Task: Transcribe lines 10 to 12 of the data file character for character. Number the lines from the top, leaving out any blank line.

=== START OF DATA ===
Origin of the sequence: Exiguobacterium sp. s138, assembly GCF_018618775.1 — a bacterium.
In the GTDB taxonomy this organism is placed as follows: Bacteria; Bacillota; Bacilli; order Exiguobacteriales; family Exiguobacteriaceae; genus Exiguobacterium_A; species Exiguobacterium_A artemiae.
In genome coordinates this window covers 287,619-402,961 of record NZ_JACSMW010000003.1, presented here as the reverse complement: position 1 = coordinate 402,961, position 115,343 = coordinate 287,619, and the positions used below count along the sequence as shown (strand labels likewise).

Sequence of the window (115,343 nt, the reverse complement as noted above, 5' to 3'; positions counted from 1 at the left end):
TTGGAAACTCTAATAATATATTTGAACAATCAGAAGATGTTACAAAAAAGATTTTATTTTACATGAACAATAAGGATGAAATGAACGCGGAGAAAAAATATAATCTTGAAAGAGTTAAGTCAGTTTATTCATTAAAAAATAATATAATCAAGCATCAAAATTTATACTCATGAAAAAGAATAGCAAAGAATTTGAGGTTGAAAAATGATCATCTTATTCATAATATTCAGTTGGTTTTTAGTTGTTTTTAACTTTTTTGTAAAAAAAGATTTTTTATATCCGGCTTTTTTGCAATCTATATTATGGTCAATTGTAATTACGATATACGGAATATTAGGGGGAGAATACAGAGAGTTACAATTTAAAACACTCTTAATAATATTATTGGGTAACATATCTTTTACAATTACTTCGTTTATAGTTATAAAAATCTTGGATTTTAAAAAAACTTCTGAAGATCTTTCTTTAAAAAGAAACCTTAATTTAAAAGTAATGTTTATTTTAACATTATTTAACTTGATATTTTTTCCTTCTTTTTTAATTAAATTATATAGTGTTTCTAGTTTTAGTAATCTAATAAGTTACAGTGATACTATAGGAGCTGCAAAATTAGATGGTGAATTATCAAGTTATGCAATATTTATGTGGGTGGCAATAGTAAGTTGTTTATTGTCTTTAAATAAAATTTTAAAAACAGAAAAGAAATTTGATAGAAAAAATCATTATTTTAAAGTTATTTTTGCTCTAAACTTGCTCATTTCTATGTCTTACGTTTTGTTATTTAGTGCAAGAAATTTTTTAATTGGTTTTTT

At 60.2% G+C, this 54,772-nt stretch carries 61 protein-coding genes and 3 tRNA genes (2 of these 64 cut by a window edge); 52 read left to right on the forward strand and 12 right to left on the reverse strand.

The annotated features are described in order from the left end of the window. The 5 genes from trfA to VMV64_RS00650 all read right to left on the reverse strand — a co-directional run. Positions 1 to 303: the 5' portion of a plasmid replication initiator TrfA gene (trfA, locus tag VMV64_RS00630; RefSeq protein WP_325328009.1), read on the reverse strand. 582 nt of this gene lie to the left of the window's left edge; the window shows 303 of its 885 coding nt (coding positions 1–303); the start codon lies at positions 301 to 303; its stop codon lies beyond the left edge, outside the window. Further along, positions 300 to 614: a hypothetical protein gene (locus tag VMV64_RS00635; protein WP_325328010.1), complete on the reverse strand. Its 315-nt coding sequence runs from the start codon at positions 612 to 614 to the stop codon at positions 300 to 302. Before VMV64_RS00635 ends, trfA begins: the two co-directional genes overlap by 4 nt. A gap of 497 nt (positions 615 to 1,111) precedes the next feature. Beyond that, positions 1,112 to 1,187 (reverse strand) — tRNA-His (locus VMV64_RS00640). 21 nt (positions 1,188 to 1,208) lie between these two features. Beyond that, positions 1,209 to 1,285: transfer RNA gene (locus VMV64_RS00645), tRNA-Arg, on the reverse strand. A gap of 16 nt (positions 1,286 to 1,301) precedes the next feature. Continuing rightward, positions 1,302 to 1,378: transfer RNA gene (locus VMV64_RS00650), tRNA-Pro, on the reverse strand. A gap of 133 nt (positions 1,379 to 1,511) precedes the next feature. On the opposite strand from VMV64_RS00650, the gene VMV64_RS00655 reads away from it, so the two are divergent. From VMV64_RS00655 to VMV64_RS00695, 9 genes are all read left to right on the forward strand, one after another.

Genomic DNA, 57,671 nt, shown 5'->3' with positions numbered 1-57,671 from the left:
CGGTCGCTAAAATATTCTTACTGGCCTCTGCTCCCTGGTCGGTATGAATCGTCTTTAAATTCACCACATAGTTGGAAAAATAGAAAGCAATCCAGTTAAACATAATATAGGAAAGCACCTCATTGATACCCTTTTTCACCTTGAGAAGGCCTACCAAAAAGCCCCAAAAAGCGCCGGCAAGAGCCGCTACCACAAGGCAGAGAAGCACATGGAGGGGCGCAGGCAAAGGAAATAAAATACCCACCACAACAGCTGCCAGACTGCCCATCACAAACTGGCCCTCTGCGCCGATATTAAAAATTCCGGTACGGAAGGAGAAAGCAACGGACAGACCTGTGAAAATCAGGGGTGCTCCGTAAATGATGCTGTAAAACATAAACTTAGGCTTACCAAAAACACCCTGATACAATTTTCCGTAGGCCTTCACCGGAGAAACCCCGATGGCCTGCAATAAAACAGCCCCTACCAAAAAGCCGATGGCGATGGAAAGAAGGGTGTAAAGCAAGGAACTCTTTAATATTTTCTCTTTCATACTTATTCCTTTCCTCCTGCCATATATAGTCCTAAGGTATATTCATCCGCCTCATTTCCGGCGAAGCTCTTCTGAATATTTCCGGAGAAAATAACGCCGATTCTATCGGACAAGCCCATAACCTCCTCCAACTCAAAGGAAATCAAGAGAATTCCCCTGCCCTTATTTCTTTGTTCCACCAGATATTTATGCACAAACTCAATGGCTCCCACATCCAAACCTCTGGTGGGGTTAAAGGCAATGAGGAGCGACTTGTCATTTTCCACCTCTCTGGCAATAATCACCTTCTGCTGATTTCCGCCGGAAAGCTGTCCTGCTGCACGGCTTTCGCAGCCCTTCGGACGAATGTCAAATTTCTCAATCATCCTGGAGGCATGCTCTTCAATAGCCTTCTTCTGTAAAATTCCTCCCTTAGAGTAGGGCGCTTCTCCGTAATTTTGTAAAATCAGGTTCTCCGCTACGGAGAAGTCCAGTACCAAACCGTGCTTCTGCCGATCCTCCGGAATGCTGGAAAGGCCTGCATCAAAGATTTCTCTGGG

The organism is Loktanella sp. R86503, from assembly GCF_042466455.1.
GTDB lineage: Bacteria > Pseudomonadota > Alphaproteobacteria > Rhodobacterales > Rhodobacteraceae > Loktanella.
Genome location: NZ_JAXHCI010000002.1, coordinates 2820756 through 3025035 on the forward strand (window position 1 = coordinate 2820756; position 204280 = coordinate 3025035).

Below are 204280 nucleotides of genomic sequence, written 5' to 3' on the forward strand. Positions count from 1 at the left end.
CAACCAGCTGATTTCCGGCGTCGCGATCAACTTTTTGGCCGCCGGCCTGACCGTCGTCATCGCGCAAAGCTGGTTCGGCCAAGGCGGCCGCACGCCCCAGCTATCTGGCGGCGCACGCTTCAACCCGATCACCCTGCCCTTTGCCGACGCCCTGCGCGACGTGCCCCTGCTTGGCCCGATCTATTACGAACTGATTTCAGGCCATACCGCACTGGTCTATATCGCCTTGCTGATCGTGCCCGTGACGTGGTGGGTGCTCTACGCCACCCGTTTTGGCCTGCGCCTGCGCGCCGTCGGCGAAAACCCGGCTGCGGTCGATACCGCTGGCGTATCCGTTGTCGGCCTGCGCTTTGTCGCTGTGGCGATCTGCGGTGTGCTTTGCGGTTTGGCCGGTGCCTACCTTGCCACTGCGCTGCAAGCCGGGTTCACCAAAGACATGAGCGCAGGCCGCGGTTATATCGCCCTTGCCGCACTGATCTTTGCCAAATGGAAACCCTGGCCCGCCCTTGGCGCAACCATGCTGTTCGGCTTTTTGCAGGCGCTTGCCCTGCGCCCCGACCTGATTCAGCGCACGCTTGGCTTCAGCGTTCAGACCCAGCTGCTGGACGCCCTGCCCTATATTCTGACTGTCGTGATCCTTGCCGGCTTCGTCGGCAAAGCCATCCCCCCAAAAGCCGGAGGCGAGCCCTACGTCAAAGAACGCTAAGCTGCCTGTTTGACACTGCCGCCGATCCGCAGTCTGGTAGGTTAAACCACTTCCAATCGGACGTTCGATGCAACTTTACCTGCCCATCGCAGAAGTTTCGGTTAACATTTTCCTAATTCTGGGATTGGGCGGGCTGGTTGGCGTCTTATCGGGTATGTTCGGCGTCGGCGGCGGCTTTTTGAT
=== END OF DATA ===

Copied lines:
The organism is Loktanella sp. R86503, from assembly GCF_042466455.1.
GTDB lineage: Bacteria > Pseudomonadota > Alphaproteobacteria > Rhodobacterales > Rhodobacteraceae > Loktanella.
Genome location: NZ_JAXHCI010000002.1, coordinates 2820756 through 3025035 on the forward strand (window position 1 = coordinate 2820756; position 204280 = coordinate 3025035).